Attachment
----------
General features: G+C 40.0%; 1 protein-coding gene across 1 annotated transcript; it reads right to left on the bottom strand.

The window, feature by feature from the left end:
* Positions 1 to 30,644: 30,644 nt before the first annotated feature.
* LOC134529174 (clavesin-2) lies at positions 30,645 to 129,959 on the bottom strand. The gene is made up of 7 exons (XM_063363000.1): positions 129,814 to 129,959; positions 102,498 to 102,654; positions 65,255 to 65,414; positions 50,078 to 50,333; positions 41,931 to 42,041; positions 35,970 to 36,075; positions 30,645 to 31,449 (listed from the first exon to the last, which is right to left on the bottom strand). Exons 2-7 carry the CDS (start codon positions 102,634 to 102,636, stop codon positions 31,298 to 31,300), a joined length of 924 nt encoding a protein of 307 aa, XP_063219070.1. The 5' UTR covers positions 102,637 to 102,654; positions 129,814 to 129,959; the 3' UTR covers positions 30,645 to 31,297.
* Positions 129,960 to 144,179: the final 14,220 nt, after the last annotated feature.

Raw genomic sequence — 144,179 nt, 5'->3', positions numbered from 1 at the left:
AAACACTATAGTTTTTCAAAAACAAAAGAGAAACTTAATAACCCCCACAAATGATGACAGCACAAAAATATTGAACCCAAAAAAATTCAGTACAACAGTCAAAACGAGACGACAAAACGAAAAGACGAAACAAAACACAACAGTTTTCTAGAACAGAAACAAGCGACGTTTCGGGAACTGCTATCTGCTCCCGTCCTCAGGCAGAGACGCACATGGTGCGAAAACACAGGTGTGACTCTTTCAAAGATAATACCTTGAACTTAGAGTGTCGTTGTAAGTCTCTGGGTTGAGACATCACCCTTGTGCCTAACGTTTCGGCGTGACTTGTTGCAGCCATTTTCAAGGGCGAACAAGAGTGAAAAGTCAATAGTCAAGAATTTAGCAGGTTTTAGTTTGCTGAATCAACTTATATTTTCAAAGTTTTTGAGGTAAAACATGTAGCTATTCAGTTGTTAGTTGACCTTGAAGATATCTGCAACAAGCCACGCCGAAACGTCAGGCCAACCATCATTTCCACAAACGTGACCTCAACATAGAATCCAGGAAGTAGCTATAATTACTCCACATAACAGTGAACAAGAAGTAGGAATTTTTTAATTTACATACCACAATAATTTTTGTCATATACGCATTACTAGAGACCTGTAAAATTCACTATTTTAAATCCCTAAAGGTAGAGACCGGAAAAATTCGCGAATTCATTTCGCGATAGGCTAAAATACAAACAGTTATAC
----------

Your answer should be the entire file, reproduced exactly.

General features: G+C 40.0%; 1 protein-coding gene across 1 annotated transcript; it reads right to left on the bottom strand.

The window, feature by feature from the left end:
* Positions 1 to 30,644: 30,644 nt before the first annotated feature.
* LOC134529174 (clavesin-2) lies at positions 30,645 to 129,959 on the bottom strand. The gene is made up of 7 exons (XM_063363000.1): positions 129,814 to 129,959; positions 102,498 to 102,654; positions 65,255 to 65,414; positions 50,078 to 50,333; positions 41,931 to 42,041; positions 35,970 to 36,075; positions 30,645 to 31,449 (listed from the first exon to the last, which is right to left on the bottom strand). Exons 2-7 carry the CDS (start codon positions 102,634 to 102,636, stop codon positions 31,298 to 31,300), a joined length of 924 nt encoding a protein of 307 aa, XP_063219070.1. The 5' UTR covers positions 102,637 to 102,654; positions 129,814 to 129,959; the 3' UTR covers positions 30,645 to 31,297.
* Positions 129,960 to 144,179: the final 14,220 nt, after the last annotated feature.

Raw genomic sequence — 144,179 nt, 5'->3', positions numbered from 1 at the left:
AAACACTATAGTTTTTCAAAAACAAAAGAGAAACTTAATAACCCCCACAAATGATGACAGCACAAAAATATTGAACCCAAAAAAATTCAGTACAACAGTCAAAACGAGACGACAAAACGAAAAGACGAAACAAAACACAACAGTTTTCTAGAACAGAAACAAGCGACGTTTCGGGAACTGCTATCTGCTCCCGTCCTCAGGCAGAGACGCACATGGTGCGAAAACACAGGTGTGACTCTTTCAAAGATAATACCTTGAACTTAGAGTGTCGTTGTAAGTCTCTGGGTTGAGACATCACCCTTGTGCCTAACGTTTCGGCGTGACTTGTTGCAGCCATTTTCAAGGGCGAACAAGAGTGAAAAGTCAATAGTCAAGAATTTAGCAGGTTTTAGTTTGCTGAATCAACTTATATTTTCAAAGTTTTTGAGGTAAAACATGTAGCTATTCAGTTGTTAGTTGACCTTGAAGATATCTGCAACAAGCCACGCCGAAACGTCAGGCCAACCATCATTTCCACAAACGTGACCTCAACATAGAATCCAGGAAGTAGCTATAATTACTCCACATAACAGTGAACAAGAAGTAGGAATTTTTTAATTTACATACCACAATAATTTTTGTCATATACGCATTACTAGAGACCTGTAAAATTCACTATTTTAAATCCCTAAAGGTAGAGACCGGAAAAATTCGCGAATTCATTTCGCGATAGGCTAAAATACAAACAGTTATAC